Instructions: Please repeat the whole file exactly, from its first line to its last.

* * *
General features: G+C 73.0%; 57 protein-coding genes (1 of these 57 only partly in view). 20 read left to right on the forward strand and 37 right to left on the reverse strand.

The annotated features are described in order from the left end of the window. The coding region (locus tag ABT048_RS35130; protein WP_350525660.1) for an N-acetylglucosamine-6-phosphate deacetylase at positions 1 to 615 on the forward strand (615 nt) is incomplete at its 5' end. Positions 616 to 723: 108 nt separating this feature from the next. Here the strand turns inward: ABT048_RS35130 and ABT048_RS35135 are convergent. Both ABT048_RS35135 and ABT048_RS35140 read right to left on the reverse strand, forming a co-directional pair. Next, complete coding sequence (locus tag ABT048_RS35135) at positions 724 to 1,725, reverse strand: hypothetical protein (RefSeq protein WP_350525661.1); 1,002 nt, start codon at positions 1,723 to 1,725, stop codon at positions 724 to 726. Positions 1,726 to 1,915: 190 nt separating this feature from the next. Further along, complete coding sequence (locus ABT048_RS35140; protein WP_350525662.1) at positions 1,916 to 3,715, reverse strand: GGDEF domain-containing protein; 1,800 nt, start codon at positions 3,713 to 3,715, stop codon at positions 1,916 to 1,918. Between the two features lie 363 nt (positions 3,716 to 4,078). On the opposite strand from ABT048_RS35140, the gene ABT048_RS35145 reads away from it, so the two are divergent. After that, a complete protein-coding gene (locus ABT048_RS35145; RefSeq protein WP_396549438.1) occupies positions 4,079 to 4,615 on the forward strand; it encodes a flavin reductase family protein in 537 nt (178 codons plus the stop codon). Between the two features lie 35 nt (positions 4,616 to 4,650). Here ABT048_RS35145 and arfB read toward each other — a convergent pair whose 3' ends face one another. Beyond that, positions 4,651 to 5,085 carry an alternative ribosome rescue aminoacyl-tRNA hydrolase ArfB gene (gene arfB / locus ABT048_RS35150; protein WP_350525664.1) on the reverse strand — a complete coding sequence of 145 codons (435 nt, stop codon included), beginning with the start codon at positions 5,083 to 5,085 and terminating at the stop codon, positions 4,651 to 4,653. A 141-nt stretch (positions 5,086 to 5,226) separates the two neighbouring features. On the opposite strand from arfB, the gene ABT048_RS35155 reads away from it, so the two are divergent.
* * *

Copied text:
General features: G+C 73.0%; 57 protein-coding genes (1 of these 57 only partly in view). 20 read left to right on the forward strand and 37 right to left on the reverse strand.

The annotated features are described in order from the left end of the window. The coding region (locus tag ABT048_RS35130; protein WP_350525660.1) for an N-acetylglucosamine-6-phosphate deacetylase at positions 1 to 615 on the forward strand (615 nt) is incomplete at its 5' end. Positions 616 to 723: 108 nt separating this feature from the next. Here the strand turns inward: ABT048_RS35130 and ABT048_RS35135 are convergent. Both ABT048_RS35135 and ABT048_RS35140 read right to left on the reverse strand, forming a co-directional pair. Next, complete coding sequence (locus tag ABT048_RS35135) at positions 724 to 1,725, reverse strand: hypothetical protein (RefSeq protein WP_350525661.1); 1,002 nt, start codon at positions 1,723 to 1,725, stop codon at positions 724 to 726. Positions 1,726 to 1,915: 190 nt separating this feature from the next. Further along, complete coding sequence (locus ABT048_RS35140; protein WP_350525662.1) at positions 1,916 to 3,715, reverse strand: GGDEF domain-containing protein; 1,800 nt, start codon at positions 3,713 to 3,715, stop codon at positions 1,916 to 1,918. Between the two features lie 363 nt (positions 3,716 to 4,078). On the opposite strand from ABT048_RS35140, the gene ABT048_RS35145 reads away from it, so the two are divergent. After that, a complete protein-coding gene (locus ABT048_RS35145; RefSeq protein WP_396549438.1) occupies positions 4,079 to 4,615 on the forward strand; it encodes a flavin reductase family protein in 537 nt (178 codons plus the stop codon). Between the two features lie 35 nt (positions 4,616 to 4,650). Here ABT048_RS35145 and arfB read toward each other — a convergent pair whose 3' ends face one another. Beyond that, positions 4,651 to 5,085 carry an alternative ribosome rescue aminoacyl-tRNA hydrolase ArfB gene (gene arfB / locus ABT048_RS35150; protein WP_350525664.1) on the reverse strand — a complete coding sequence of 145 codons (435 nt, stop codon included), beginning with the start codon at positions 5,083 to 5,085 and terminating at the stop codon, positions 4,651 to 4,653. A 141-nt stretch (positions 5,086 to 5,226) separates the two neighbouring features. On the opposite strand from arfB, the gene ABT048_RS35155 reads away from it, so the two are divergent.